Monday, July 15, 2024

Clinical Trials Diversity: FDA Pushes Concrete Plans for Greater Inclusion

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Clinical trials are set to become more diverse as the Food and Drug Administration (FDA) has taken significant steps by releasing a comprehensive draft guidance. This new document provides a detailed roadmap for pharmaceutical companies to develop Diversity Action Plans (DAPs), ensuring that trial participants more accurately reflect the populations who will use the products once they reach the market. This guidance, applicable to some phase 3 trials, replaces a previous, less detailed version issued in April 2022.

The need for diversity in clinical trials is critical for ensuring that medications work safely and effectively across different demographics. For example, older adults might metabolize drugs slower, increasing the risk of adverse reactions, and genetic differences can also affect drug efficacy and safety. By mandating diversity, the FDA aims to rectify the historical underrepresentation of minority populations in clinical research.

Clinical Research Diversity: Lokavant CEO Highlights Importance of FDA’s New Guidance

Rohit Nambisan, CEO and co-founder of Lokavant, highlighted the importance of this initiative, stating, “Congress sought to fix the underrepresentation of minority patient populations in clinical research by requiring companies to submit their plans for enrolling trial participants that truly represent the patient populations for the products tested in the trial, otherwise known as diversity action plans. The recent FDA’s draft guidance is the first step in carrying out the new law.”

The FDA’s new guidance specifies which trials need diversity plans, the format and timing for these plans, and the waiver process. Sponsors are encouraged to consider various dimensions of diversity, including age, ethnicity, sex, race, and other factors to ensure that trial populations are representative of those who will be treated if the product is approved. The guidance also emphasizes the importance of identifying the ideal patient mix and outlining a detailed recruitment strategy.

According to the FDA, “The guidance urges sponsors and investigators to consider the many dimensions of clinical trial diversity, even those that extend beyond age, ethnicity, sex, and race to enroll populations that represent the patients who will be treated if the product is approved.”

While the pharmaceutical industry generally supports diversity initiatives, achieving these goals can be challenging. Many trials have historically fallen short of diversity targets. Dr. Pamela Tenaerts, chief science officer at Medable, pointed out that determining the right participant mix can be straightforward for some trial designs but more complex for others.

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A recent report from the Office of Inspector General found that many NIH-funded trials were not attracting enough participants from underrepresented groups, highlighting the ongoing challenges in this area. The new guidance adds another layer of complexity for sponsors, who must now manage additional data and risks.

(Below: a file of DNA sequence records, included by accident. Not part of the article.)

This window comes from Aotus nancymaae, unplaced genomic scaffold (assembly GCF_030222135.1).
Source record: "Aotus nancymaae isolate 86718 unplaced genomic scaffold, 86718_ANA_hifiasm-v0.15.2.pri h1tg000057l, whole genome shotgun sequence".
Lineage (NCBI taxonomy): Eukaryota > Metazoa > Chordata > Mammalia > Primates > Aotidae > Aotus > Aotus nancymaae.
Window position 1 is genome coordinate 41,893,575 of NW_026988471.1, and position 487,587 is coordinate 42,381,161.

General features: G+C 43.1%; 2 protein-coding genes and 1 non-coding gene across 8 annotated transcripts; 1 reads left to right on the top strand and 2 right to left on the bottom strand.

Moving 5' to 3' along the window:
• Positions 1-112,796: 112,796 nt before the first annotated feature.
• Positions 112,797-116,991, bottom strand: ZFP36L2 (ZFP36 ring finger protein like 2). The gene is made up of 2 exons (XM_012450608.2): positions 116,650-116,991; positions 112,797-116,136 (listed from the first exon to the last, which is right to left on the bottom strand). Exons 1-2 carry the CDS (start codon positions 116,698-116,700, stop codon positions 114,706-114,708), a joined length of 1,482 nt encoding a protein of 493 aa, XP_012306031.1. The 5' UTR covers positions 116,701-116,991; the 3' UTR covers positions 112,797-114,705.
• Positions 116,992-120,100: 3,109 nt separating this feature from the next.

Nambisan acknowledged the benefits and challenges, saying, “While the FDA’s requirement of diversity plans baked into protocol designs shall eventually yield many important benefits to clinical sciences and humankind, clinical trial sponsors are now saddled with even more complexity to manage, more data to absorb, and more risk.”

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Organizations should also be aware of similar state laws emerging across the country. For instance, Washington State has passed a Diversity in Clinical Trials Bill requiring investigators to collaborate with community-based organizations and use FDA-recognized methods to recruit underrepresented populations.

The FDA’s 2022 draft guidance called for Diversity Action Plans, and an analysis of 91 oncology submissions revealed that 13% omitted required elements. To avoid common missteps, Tenaerts recommends that drugmakers review these findings.

Julie Ozier, senior vice president of IRB review at Advarra, noted that while many companies already have diversity plans, meaningful results and improved representation in clinical trials will take time. She stated, “Now that we have a draft guidance outlining the requirements for diversity action plans, we will see more organizations developing smarter plans. But I think it will take time to see meaningful results and improved representation in clinical trials.”

The FDA’s detailed guidance on Diversity Action Plans marks a significant step toward improving the representation of minority populations in clinical trials. While the path forward involves challenges, the potential benefits for clinical science and patient care are substantial. As pharmaceutical companies adapt to these new requirements, the hope is that clinical trials will become more inclusive, leading to safer and more effective treatments for all patients.

 

Resource: Food and Drug Administration, June 26, 2024

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